A2: Shhh . . . here’s a secret. Your D800 is an inanimate object. It doesn’t have feelings. It doesn’t make judgments. Unlike your in-laws, it isn’t going to reject you or your lenses as unworthy. While that AI-converted 43-86mm f/3.5 may not extract the last quantum of sharpness the D800 can offer, every one of your lenses will produce as good or better results on a D800 than on your previous Nikon dSLR. Relax, don’t worry, and keep shooting.
Q: What accessories do I need for my D800?

A: Oh, just the usual:
  • An L-Bracket, so you can convince yourself that you really do get sharper results relying on the tripod head.
  • A strap. It’ll just get in the way of things, but unless you have a very forgiving and understanding spouse and insurance adjuster, you won’t hear the end of it if you drop your camera and you aren’t using one.
  • Extra batteries. This is a great place to demonstrate to your spouse how frugal you are by saving $10 on a no-name battery. That way, when it fails, you can say, “See? I really did need that $450 MB-D12M thingy.”
  • A sensor cleaning kit. You can hold off on this, though, since within 6 weeks someone will be advertising the same $5 worth of stuff in a $50 “specially crafted for the D800” box.
  • A shoe-mounted bubble level. After all, you know someone is going to be counting every one of those 4912 pixels to ensure your horizon is perfectly level.
  • A shoe-mounted microphone. You can go with the Nikon ME-1 if you must, but really you should look at the audiophile models. When it comes to profiting from the placebo effect of perceived quality, those guys are the experts.
  • A shoe-mounted laser sight. What, you think I make this stuff up? 40 bucks @ http://goo.gl/Cr2m
  • A new computer, monitor (or monitors), wide format printer, specialized editing software, and monitor calibration system. Goes without saying, really.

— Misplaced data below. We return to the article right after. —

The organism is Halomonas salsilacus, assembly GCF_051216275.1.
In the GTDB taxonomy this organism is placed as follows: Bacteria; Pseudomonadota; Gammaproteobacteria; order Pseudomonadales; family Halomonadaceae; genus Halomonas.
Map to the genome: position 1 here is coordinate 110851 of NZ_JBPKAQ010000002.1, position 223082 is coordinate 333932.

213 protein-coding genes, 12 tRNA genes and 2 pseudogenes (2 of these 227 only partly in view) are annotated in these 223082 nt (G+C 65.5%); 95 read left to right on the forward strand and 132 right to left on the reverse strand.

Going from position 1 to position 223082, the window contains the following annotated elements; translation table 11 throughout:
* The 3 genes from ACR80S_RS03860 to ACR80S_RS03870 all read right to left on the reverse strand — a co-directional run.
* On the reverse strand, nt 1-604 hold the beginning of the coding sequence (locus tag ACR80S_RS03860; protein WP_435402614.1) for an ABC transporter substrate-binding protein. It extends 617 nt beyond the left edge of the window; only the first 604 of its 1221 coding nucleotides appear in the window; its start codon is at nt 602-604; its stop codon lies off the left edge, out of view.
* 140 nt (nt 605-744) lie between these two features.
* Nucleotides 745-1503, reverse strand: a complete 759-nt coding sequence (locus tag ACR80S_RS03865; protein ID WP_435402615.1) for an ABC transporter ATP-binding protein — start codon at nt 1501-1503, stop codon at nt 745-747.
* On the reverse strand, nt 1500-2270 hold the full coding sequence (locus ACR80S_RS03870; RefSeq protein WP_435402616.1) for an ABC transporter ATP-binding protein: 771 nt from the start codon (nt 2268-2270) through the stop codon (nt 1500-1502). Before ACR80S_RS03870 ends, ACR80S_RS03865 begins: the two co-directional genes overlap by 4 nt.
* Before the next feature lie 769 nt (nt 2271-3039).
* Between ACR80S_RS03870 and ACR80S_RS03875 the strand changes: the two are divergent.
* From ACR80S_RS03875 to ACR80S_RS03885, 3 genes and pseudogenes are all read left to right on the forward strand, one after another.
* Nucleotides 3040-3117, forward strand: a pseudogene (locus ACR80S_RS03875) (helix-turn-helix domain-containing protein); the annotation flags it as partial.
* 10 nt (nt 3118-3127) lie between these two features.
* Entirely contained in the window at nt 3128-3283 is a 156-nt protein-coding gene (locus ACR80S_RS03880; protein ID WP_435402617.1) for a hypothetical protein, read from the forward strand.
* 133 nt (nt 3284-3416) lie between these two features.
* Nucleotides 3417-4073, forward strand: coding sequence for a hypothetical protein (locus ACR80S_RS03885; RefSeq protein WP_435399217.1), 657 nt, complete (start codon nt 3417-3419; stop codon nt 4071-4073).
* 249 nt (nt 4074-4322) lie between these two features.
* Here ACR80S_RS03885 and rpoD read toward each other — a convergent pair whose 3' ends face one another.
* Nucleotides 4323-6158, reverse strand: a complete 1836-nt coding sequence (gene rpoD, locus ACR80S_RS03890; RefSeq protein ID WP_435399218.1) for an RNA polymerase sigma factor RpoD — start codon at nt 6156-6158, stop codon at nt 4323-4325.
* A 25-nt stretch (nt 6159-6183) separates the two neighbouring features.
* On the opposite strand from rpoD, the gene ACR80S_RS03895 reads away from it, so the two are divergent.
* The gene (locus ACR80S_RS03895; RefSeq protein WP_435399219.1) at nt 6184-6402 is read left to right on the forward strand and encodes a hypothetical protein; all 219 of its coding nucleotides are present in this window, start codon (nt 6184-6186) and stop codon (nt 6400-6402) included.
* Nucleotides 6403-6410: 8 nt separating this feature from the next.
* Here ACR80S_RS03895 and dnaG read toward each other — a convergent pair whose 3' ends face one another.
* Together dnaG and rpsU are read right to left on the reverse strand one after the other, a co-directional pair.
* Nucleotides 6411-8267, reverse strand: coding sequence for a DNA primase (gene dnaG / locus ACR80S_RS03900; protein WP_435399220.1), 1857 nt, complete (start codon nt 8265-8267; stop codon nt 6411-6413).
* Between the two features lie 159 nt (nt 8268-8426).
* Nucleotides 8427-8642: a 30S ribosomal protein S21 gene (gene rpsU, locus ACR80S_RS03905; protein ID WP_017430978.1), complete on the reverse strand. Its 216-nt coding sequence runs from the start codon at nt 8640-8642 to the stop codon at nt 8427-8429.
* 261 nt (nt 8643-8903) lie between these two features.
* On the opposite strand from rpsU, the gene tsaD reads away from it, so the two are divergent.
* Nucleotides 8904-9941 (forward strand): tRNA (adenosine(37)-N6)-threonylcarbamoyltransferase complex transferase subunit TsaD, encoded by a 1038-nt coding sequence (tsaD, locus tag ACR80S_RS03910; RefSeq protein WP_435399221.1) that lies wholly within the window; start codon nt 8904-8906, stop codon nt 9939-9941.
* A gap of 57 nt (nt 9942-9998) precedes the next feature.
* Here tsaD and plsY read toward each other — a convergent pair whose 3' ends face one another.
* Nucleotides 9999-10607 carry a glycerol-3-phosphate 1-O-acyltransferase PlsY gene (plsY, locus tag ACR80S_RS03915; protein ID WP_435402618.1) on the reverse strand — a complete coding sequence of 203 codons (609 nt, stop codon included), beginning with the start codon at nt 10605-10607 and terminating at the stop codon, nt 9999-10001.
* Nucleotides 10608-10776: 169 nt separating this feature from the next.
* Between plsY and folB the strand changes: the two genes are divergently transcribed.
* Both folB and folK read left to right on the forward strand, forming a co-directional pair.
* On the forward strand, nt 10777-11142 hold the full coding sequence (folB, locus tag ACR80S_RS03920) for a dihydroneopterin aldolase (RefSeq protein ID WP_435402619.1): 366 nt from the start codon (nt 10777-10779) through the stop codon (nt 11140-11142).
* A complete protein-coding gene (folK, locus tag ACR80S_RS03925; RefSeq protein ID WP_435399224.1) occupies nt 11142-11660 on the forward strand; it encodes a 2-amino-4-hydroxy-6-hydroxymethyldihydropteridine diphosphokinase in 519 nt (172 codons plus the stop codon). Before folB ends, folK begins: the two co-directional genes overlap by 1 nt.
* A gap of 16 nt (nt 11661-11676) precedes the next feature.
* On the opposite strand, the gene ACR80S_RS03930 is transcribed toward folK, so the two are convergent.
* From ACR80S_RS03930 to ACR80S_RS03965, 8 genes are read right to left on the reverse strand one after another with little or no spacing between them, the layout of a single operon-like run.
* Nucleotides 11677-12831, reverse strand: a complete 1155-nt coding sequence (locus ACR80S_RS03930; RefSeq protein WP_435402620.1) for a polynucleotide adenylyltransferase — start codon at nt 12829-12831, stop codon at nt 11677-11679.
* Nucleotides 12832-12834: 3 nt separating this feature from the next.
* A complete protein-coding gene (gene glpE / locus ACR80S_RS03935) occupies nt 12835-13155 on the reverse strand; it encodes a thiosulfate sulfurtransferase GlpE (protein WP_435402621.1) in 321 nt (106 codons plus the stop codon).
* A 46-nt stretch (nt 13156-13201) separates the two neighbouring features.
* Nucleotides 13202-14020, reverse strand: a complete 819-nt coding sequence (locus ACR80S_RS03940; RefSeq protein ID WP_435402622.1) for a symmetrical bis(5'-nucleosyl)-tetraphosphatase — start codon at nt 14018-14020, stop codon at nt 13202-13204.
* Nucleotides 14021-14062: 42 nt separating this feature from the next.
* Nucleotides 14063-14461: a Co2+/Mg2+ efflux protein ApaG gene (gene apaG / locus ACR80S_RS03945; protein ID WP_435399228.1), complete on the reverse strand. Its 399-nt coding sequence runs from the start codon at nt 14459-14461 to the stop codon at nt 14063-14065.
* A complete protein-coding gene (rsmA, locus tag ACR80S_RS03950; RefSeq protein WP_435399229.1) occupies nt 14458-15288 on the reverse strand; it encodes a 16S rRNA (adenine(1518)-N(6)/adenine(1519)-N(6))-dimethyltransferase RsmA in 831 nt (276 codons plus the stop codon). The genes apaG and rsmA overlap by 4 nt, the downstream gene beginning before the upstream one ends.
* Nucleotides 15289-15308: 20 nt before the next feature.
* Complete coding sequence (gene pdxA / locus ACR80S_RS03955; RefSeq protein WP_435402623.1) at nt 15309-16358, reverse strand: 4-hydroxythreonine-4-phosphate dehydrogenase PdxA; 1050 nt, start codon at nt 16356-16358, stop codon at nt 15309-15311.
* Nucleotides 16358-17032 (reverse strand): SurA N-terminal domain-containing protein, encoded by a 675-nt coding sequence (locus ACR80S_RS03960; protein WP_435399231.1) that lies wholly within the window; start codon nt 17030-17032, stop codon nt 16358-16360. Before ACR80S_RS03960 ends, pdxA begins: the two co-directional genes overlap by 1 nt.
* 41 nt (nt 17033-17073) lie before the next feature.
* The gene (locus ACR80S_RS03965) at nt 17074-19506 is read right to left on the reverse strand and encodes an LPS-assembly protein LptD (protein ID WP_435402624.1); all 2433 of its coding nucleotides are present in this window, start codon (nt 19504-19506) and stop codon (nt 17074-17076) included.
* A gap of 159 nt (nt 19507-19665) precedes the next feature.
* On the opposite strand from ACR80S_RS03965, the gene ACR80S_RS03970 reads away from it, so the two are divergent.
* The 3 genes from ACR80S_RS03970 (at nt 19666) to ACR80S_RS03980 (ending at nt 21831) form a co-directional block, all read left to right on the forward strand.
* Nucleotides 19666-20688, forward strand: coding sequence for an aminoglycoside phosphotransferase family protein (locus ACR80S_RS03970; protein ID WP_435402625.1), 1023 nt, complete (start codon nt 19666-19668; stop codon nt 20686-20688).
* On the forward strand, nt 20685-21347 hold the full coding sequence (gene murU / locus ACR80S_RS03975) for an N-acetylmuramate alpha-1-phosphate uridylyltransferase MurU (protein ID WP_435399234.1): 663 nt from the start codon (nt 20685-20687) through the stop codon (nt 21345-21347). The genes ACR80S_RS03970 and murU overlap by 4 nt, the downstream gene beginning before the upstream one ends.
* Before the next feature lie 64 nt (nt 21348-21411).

• A lens calibration device such as those offered by LensAlign or Spyder. That way, you can spend some thrilling weekends discovering the meaning of “experimental error.”
  • A medium format film scanner. You know someone’s going to ask for a comparison to a ‘blad; you might as well be prepared.
  • Video lights. How else can you use that audiophile microphone I had you buy?
  • Bankruptcy and Divorce attorneys on speed dial.

Q: Will my D800 lead to more “romantic moments and encounters?”

A1: Yes, but only for stockholders of Nikon, Akamai, Zeiss, and Cosina. You’re out of luck.

A2: Ah. You’re looking for the “Canadian Pharmacy” websites. Go two virtual machines north and take a right past the display of canned meat products. You can’t miss them.

A3: Yes. A newly found self-confidence and ability to create 32x48” prints showing every eyelash and makeup flaw will make you irresistible to the partners of your choice.

If you want to photograph a man spinning, give some thought to why he spins. Understanding for a photographer is as important as the equipment he uses. - Margaret Bourke-White

A general, generic topic (Satire) An Immoderate Nikon D800 FAQ [View all] , benveniste Moderator Awarded for is high level skills in various areas, including Macro and Landscape Photography Donor Ribbon. Awarded for his generous suppport to the Fundraising Campaign 2014 Donor Ribbon awarded for his very generous support to the Fundraising Campaign 2015 , Wed 22-Feb-12 12:27 PM
Subject
ID
Reply message RE: (Satire) An Immoderate Nikon D800 FAQ
1
Reply message RE: (Satire) An Immoderate Nikon D800 FAQ
2
Reply message RE: (Satire) An Immoderate Nikon D800 FAQ
3
Reply message RE: (Satire) An Immoderate Nikon D800 FAQ
4
Reply message RE: (Satire) An Immoderate Nikon D800 FAQ
5
Reply message RE: (Satire) An Immoderate Nikon D800 FAQ
6
Reply message RE: (Satire) An Immoderate Nikon D800 FAQ
7
Reply message RE: (Satire) An Immoderate Nikon D800 FAQ
8
Reply message RE: (Satire) An Immoderate Nikon D800 FAQ
9
Reply message RE: (Satire) An Immoderate Nikon D800 FAQ
10